The king did everything within his power to save Daniel from the awful fate awaiting him but the princes reminded him: "that the law of the Medes and Persians is, that no decree or statute that the king establisheth may be changed." (Daniel 6:15)


Nothing could be done to save Daniel and he was cast into the lion's den. But was it a flash of faith in the mighty power of Israel's God that prompted the king's farewell message to Daniel? "Thy God Whom thou servest continually, He will deliver thee." Certainly Darius was familiar with Daniel's faithful witness to the almighty power of Israel's God, and now this would be put to the test.

In order to appreciate fully the impact of the miracle of Daniel's preservation made upon the king we must remember that, apart from the witness of Shadrach, Meshach and Abednego, the then-known world and the great Babylonian civilization was wholly given over to idol-worship and the occult. Jerusalem was in ruins and the Temple of God had been destroyed years previously and the people of Israel were either dispersed or serving as slaves and captives in Assyria or Babylon.

Daniel's first-hand record of the events that follow are so graphic that the passage is quoted in full. "Then the king went to his palace, and passed the night fasting: neither were instruments of music brought before him: and his sleep went from him. Then the king arose very early in the morning, and went in haste unto the den of lions.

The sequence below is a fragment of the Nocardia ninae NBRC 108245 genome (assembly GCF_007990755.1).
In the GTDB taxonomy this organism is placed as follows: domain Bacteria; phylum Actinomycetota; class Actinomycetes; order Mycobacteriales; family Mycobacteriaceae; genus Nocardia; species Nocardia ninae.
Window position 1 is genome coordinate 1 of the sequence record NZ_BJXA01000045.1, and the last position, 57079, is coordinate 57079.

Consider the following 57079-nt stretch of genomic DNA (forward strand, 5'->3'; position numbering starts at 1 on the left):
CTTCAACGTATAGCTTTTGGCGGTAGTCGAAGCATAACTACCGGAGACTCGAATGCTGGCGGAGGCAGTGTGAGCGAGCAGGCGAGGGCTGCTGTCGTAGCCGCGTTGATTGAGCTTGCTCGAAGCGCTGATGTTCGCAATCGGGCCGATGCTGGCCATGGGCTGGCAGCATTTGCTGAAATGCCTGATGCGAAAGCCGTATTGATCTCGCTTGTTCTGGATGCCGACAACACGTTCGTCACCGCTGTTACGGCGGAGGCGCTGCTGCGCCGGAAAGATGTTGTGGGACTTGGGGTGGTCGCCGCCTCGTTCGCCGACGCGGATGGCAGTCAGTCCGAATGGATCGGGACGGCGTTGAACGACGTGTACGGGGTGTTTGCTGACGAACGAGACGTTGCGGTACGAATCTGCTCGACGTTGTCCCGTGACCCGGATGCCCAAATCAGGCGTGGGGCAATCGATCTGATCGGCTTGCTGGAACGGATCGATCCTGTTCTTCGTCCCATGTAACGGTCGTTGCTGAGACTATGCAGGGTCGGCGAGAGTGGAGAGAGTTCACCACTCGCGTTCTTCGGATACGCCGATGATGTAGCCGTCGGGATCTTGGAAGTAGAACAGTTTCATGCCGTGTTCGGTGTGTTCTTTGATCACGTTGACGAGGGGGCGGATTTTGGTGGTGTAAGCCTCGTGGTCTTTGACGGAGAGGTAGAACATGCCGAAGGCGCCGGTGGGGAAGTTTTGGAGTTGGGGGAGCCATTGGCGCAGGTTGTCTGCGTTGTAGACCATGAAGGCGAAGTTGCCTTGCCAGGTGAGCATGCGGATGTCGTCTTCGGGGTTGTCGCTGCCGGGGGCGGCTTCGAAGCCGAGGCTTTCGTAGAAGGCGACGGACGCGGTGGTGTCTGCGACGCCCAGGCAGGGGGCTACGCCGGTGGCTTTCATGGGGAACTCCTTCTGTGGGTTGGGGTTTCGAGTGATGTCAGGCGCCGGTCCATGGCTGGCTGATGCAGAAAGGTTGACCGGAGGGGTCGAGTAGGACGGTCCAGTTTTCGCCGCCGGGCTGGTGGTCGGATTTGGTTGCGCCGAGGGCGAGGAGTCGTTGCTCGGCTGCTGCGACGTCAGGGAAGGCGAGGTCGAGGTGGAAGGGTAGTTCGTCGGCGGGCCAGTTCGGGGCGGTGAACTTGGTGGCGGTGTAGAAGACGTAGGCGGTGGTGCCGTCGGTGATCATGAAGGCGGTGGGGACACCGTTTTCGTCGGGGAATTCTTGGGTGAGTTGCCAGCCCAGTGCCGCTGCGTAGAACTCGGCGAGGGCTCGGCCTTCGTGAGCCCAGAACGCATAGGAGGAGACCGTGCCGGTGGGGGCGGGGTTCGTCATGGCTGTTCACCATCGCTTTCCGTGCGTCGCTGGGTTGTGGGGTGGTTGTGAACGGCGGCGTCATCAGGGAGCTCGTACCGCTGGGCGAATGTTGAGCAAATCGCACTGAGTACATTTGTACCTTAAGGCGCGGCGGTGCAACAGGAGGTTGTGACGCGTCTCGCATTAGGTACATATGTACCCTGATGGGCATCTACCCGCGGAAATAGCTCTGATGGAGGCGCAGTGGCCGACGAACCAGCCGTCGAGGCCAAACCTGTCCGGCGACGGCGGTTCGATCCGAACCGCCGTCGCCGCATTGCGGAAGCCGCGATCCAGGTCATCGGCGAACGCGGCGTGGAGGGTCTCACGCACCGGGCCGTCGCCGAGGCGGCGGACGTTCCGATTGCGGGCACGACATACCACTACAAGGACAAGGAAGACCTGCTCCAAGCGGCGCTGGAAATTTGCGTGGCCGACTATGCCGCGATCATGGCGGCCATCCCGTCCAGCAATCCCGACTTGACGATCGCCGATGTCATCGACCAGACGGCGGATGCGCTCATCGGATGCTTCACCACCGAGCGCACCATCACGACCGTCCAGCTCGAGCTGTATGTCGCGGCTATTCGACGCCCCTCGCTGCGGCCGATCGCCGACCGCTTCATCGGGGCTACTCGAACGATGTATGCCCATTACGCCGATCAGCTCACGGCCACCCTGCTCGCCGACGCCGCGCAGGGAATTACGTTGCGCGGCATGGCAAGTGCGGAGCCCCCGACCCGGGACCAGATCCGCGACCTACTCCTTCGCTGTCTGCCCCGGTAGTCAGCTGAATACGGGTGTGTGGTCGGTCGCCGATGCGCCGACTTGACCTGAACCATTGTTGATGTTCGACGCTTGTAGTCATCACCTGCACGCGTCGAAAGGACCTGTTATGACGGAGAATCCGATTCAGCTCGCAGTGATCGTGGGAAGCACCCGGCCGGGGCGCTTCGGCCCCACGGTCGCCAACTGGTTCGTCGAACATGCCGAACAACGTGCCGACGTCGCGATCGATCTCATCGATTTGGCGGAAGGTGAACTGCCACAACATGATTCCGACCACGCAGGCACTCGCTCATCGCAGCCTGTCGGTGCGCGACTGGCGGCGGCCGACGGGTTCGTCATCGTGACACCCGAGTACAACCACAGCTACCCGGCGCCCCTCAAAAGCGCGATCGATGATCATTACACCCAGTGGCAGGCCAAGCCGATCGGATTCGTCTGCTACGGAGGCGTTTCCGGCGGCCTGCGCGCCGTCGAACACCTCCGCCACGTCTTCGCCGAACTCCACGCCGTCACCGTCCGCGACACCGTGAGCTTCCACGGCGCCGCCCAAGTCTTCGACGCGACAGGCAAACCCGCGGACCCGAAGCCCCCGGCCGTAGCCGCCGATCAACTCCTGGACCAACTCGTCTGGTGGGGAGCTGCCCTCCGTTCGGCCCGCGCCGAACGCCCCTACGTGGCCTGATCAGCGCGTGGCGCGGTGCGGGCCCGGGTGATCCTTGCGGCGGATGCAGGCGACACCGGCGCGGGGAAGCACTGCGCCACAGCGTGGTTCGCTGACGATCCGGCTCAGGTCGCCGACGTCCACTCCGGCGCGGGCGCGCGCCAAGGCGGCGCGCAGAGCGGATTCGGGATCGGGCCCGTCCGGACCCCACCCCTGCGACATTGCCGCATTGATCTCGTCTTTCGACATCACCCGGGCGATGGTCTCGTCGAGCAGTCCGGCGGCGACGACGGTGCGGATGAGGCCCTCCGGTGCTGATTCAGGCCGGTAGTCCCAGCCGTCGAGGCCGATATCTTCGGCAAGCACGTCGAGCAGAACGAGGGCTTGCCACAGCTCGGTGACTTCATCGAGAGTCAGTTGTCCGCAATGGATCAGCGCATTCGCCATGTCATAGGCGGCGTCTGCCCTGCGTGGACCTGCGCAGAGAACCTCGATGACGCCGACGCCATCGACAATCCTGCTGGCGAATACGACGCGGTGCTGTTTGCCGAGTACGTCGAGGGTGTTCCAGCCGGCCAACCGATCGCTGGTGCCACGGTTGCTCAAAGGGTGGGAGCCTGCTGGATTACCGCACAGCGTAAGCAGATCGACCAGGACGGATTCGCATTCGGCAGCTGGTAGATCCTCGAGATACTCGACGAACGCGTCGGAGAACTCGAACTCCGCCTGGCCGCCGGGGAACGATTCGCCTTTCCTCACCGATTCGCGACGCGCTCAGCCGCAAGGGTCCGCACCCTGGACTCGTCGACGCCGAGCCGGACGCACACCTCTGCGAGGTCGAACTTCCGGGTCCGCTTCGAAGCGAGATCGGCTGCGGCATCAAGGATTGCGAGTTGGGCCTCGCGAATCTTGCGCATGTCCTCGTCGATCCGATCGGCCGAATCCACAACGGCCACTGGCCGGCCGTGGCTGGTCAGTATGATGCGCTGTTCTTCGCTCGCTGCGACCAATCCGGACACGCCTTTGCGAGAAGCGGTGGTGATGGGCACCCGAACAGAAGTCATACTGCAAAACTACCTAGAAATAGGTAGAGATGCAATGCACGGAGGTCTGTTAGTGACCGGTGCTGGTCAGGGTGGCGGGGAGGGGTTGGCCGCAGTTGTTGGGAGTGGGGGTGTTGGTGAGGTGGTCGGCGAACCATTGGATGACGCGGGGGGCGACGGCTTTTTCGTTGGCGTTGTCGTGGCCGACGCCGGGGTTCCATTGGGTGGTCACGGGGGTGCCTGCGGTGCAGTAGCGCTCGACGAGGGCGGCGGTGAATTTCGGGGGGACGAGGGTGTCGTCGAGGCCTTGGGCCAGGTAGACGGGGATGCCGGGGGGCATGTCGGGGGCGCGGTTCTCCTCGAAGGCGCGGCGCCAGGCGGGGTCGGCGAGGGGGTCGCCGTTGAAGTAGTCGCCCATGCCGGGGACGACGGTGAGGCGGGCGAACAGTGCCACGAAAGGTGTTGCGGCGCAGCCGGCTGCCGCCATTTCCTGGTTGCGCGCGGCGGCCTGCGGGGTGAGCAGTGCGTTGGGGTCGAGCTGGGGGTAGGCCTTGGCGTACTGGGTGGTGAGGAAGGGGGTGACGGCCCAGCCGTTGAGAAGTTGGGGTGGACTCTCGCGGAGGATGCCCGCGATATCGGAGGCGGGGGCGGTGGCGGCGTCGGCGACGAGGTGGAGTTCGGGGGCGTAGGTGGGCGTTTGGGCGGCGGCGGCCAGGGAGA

"And when he came to the den, he cried with a lamentable voice unto Daniel: and the king spake and said unto Daniel, O Daniel, servant of the living God, is thy God, whom thou servest continually, able to deliver thee from the lions?

"Then said Daniel unto the king, O king, live forever. My God hath sent His angel, and hath shut the lions' mouths, that they have not hurt me: forasmuch as before Him innocency was found in me; and also before thee, O king, have I done no hurt. Then was the king exceeding glad for him, and commanded that they should take Daniel up out of the den, and no manner of hurt was found on him, because he believed in his God.

"And the king commanded, and they brought those men which had accused Daniel, and they cast them into the den of lions, them, their children, and their wives; and the lions had the mastery of them, and brake all their bones in pieces before they ever came to the bottom of the den.


"Then king Darius wrote unto all people nations and languages, that dwell in all the earth; Peace be multiplied unto you. I make a decree, that in every dominion of my kingdom men tremble and fear before the God of Daniel: for He is the living God, and stedfast for ever, and His kingdom that which shall not be destroyed, and His dominion shall be even unto the end. He delivereth and rescueth, and He worketh signs and wonders in heaven and in earth, Who hath delivered Daniel from the power of the lions." (Daniel 6:18-27)

Daniel lived on through the reigns of Darius and Cyrus. His strength of character and courage combined with godliness had a profound effect upon all four monarchs whom he served. The great angelic being who spoke with him addressed him as: "O Daniel, a man greatly beloved." Daniel's great prophecies of the end time are like the beam of a great searchlight highlighting the milestones in the world's history to the consummation of the ages and the coming of Messiah.